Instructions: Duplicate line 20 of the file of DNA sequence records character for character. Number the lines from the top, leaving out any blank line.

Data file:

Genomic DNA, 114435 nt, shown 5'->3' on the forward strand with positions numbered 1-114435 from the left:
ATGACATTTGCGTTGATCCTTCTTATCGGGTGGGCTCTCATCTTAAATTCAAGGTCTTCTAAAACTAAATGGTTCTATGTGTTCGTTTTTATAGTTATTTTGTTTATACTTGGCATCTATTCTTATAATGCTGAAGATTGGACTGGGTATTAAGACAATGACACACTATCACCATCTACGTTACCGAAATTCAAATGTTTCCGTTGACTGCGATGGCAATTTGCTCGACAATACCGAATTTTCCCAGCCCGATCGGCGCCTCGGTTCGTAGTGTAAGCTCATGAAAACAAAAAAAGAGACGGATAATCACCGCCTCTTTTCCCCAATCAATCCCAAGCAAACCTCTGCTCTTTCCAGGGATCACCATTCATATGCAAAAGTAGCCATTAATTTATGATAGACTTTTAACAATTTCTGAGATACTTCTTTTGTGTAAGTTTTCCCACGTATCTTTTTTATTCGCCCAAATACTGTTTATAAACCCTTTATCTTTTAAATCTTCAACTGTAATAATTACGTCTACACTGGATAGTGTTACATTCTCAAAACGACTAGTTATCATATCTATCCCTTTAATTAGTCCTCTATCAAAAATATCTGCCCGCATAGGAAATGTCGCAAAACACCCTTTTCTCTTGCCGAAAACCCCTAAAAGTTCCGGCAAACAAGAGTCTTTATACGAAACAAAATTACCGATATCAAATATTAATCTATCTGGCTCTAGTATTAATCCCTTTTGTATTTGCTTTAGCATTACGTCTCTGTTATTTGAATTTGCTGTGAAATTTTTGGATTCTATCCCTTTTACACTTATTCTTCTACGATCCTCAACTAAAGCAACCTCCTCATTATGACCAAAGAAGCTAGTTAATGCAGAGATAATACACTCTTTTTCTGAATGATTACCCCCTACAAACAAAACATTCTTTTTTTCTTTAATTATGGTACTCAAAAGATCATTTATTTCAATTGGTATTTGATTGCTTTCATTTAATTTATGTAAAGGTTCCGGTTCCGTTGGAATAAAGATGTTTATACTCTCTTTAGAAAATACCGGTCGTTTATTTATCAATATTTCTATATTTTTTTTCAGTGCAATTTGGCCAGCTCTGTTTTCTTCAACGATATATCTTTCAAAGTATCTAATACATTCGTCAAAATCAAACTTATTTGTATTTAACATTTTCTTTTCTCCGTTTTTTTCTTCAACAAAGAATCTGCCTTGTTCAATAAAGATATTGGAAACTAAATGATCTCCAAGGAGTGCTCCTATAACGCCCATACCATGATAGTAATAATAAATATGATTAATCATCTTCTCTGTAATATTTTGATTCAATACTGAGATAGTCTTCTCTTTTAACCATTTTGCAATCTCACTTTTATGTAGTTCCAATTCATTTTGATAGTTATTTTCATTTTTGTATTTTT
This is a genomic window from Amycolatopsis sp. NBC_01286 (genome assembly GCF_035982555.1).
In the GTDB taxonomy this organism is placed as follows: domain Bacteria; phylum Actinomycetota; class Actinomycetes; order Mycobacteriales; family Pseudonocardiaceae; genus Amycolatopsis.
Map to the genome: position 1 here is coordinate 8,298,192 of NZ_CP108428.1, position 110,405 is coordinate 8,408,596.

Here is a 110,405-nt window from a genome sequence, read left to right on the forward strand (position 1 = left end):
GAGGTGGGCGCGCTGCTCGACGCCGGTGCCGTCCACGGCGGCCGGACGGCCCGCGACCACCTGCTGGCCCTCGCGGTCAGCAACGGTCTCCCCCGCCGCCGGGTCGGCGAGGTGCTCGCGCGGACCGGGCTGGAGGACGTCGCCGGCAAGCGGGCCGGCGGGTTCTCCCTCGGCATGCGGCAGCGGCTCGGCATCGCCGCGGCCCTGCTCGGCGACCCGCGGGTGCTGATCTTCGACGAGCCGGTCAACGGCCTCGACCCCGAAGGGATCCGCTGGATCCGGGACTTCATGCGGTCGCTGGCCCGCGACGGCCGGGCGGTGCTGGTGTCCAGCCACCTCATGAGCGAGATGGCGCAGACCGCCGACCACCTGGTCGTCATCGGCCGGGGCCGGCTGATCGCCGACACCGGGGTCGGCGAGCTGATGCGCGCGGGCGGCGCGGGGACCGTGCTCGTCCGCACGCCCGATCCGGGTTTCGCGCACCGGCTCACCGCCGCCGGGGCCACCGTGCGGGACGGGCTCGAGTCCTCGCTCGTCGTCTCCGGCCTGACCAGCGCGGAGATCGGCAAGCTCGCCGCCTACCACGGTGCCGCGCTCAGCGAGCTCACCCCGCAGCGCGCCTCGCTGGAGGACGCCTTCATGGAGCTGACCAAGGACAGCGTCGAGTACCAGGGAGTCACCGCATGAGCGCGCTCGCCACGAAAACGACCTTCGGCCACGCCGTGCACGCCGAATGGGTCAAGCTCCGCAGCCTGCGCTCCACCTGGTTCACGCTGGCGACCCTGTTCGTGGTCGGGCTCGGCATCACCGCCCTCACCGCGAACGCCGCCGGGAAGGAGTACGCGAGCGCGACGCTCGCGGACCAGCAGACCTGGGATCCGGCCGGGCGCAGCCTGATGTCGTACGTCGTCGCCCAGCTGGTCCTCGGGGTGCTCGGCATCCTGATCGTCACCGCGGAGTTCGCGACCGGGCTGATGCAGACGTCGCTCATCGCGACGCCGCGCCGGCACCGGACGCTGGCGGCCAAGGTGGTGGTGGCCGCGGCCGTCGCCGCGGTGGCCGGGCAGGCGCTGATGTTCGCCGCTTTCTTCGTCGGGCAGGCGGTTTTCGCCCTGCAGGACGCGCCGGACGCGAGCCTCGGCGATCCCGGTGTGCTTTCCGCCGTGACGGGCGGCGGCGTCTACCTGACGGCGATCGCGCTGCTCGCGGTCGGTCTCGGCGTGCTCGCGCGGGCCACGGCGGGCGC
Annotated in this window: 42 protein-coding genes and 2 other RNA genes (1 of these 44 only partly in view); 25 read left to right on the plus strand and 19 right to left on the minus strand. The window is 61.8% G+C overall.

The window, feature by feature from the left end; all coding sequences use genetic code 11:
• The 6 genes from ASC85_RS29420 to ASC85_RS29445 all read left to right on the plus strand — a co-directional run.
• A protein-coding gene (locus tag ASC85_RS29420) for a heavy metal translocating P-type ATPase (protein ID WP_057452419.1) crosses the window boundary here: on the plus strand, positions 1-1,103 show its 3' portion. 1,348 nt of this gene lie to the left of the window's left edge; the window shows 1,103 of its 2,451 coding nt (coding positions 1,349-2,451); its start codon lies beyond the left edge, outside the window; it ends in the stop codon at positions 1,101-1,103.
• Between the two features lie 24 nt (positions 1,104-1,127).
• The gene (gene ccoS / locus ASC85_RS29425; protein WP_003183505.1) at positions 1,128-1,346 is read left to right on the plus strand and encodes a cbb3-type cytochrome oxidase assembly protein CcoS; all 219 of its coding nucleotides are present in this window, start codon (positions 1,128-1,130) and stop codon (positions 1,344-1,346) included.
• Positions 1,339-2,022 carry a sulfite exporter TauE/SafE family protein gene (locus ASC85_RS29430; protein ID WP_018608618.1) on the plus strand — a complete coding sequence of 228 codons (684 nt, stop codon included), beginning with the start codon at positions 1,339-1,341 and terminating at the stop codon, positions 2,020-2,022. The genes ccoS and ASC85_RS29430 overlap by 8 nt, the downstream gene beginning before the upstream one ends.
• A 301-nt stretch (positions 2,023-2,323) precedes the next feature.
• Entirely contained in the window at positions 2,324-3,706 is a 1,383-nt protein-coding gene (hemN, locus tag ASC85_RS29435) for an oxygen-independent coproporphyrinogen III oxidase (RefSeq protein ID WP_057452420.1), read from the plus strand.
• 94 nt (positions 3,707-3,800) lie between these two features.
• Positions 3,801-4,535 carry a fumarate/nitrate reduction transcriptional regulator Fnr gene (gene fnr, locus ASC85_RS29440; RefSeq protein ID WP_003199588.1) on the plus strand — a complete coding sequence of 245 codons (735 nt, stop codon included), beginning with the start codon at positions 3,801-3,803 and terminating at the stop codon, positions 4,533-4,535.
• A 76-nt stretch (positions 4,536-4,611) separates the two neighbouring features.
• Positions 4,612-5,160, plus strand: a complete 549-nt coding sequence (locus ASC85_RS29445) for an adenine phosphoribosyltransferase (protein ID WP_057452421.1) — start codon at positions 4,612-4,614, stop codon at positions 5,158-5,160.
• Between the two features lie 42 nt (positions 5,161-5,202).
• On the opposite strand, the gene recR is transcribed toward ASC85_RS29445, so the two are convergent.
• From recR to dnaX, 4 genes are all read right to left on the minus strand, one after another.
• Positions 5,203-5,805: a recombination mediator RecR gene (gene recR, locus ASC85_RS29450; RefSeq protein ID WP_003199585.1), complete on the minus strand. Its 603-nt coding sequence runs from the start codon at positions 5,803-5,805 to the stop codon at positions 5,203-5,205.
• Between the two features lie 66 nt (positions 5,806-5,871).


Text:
• Positions 4,612-5,160, plus strand: a complete 549-nt coding sequence (locus ASC85_RS29445) for an adenine phosphoribosyltransferase (protein ID WP_057452421.1) — start codon at positions 4,612-4,614, stop codon at positions 5,158-5,160.